The bathroom is a different story. This man is worse than a woman when it comes to fragrances. I have one small corner by my sink for cosmetics, lotions, and potions, whereas the Brit has all the rest of the space. Drawers, shelves, and counters are filled with every kind of eau de homme on the market. He has fancy colognes from all over the world, and he daily spritzes and splashes himself with Melee, Man Thong, and Fartano by Burrito Verde.
But the worst waste of space is on our bookshelves. The Brit is an avid reader and loves everything from crime books and military history to anything about football (Brit-speak for soccer), especially his favorite team, Arsenal. He has shelves devoted to paperbacks filled with annual statistics dating back to the 1970s.
He also has a collection of yearly date books, with every appointment, meeting, and various notes for the past decade, as well as financial ledgers. And then there are the manila file folders, each containing anything from vital information we need, like birth certificates, passports, and home and insurance documents to inane ephemera like a single receipt for two microwaves ago. This man has a mania for manila file folders like Imelda Marcos had for shoes.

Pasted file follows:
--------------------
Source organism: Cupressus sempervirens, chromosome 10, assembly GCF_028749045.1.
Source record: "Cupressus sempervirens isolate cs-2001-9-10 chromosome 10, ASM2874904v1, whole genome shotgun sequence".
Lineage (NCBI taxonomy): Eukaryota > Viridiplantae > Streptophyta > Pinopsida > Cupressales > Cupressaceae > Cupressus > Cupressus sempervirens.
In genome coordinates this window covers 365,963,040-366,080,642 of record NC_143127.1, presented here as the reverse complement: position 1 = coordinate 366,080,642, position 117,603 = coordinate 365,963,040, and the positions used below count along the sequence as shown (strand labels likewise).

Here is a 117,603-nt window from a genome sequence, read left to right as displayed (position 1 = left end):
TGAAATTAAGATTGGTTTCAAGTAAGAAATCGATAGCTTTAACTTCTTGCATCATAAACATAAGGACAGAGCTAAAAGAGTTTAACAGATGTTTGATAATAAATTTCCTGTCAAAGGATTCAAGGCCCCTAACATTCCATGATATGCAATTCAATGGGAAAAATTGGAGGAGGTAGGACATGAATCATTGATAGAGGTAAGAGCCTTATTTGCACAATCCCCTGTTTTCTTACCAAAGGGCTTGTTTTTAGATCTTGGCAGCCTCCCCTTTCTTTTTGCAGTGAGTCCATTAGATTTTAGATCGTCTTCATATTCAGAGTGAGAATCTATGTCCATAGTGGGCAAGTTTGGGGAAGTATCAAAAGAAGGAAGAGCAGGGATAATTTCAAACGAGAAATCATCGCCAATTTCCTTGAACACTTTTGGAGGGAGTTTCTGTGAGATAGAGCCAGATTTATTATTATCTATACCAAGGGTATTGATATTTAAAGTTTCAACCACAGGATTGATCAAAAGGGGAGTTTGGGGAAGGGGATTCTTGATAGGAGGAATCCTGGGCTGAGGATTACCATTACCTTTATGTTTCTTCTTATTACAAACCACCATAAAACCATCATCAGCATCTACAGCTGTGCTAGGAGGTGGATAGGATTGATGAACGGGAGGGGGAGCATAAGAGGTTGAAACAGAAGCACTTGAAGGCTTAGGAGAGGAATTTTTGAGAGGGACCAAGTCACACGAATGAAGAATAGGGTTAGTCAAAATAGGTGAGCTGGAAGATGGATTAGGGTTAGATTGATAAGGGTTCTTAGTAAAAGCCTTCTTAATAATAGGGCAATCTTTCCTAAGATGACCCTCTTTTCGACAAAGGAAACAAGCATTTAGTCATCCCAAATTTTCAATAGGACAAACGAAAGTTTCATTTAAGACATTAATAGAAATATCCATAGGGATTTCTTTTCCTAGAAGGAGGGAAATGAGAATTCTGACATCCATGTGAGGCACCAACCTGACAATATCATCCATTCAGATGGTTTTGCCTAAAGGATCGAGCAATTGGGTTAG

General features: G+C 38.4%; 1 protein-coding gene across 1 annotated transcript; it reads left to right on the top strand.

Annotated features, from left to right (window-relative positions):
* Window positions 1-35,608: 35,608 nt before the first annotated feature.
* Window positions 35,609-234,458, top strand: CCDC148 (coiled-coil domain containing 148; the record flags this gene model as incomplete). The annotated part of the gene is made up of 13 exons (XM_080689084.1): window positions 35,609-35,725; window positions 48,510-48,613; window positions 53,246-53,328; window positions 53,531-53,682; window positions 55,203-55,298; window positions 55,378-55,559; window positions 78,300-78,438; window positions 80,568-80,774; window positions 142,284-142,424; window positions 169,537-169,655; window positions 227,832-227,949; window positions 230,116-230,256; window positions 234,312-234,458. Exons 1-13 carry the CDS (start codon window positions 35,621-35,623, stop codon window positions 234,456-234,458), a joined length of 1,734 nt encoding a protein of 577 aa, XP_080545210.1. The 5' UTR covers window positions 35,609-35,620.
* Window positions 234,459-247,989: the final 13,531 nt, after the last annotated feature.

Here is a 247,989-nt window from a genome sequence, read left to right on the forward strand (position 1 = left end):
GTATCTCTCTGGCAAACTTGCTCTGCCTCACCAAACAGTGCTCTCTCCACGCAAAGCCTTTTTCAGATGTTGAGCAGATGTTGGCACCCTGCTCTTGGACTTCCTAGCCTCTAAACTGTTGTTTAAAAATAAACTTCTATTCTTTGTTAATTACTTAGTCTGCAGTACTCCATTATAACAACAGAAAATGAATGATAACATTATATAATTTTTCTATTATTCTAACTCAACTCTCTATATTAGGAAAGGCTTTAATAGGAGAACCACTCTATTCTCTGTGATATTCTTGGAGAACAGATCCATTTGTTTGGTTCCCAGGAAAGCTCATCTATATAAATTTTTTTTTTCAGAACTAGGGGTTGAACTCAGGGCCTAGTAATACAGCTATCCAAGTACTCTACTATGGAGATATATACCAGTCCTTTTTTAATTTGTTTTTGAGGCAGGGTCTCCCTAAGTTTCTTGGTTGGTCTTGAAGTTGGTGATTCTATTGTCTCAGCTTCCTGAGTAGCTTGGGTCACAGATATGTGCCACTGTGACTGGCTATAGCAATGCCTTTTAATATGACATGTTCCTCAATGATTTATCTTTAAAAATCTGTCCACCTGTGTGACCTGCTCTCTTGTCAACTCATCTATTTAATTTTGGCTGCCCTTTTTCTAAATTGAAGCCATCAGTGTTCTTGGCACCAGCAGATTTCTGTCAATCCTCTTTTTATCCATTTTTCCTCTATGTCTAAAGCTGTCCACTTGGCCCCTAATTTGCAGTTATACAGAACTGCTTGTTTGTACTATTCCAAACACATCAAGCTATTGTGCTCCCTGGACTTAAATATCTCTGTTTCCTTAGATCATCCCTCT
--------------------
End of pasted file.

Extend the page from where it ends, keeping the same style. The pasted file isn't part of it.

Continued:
But wait, there’s more. Dante wrote of the Inferno and its nine circles of hell. I know of a 10th circle, a place more confusing than the Bermuda Triangle, a domain more horrifying than Freddy Kruger’s Elm Street. I call it Britween’s Bedroom—eeeeeeek!
This room has no floor, only a constantly swirling mass of Yu-Gi-Oh! and Pokémon cards, game pieces, dice, crayons, markers, soccer gear, loose change, clothes, socks, and, oh dear God, underwear! Outgrown T-shirts fill his drawers, and when I dare to move some to a donation bag, he fretfully howls, “No! Not that one, it’s my favorite!”
I try to reason with him: “You haven’t worn it since you were 5. It’s too small for you. It has SpongeBob Squarepants on the front!”
This elicits an 11-year-old’s indignation: “Hey! Do not mock the Sponge! He’s cool!”
I will admit, however, that he’s better at clearing books he’s outgrown from his shelves and donating them than his granddad, which has caused me to woefully cry, “No! Not that one, it’s your favorite!”
“Really, Grandma?” Britween abjures. “It’s about three little pigs. I’m Jewish, remember?”
I guess I’m just as bad, but my clutter is smaller and far less visible. It’s comprised of old cards and letters, photos and their respective negatives, and even the small slip of paper in my wallet with the Brit’s (now our) phone number on it that he gave me on the day we met eight years ago. Come to think of it, that silly piece of paper is one of my most treasured soul-stirrers. Maybe I should put it somewhere safer, like in a manila file folder!
Ariel Waterman’s favorite women’s fragrance is Breath of Fresh Air. Send gift sets via her editor, Ryan Miller, at firstname.lastname@example.org.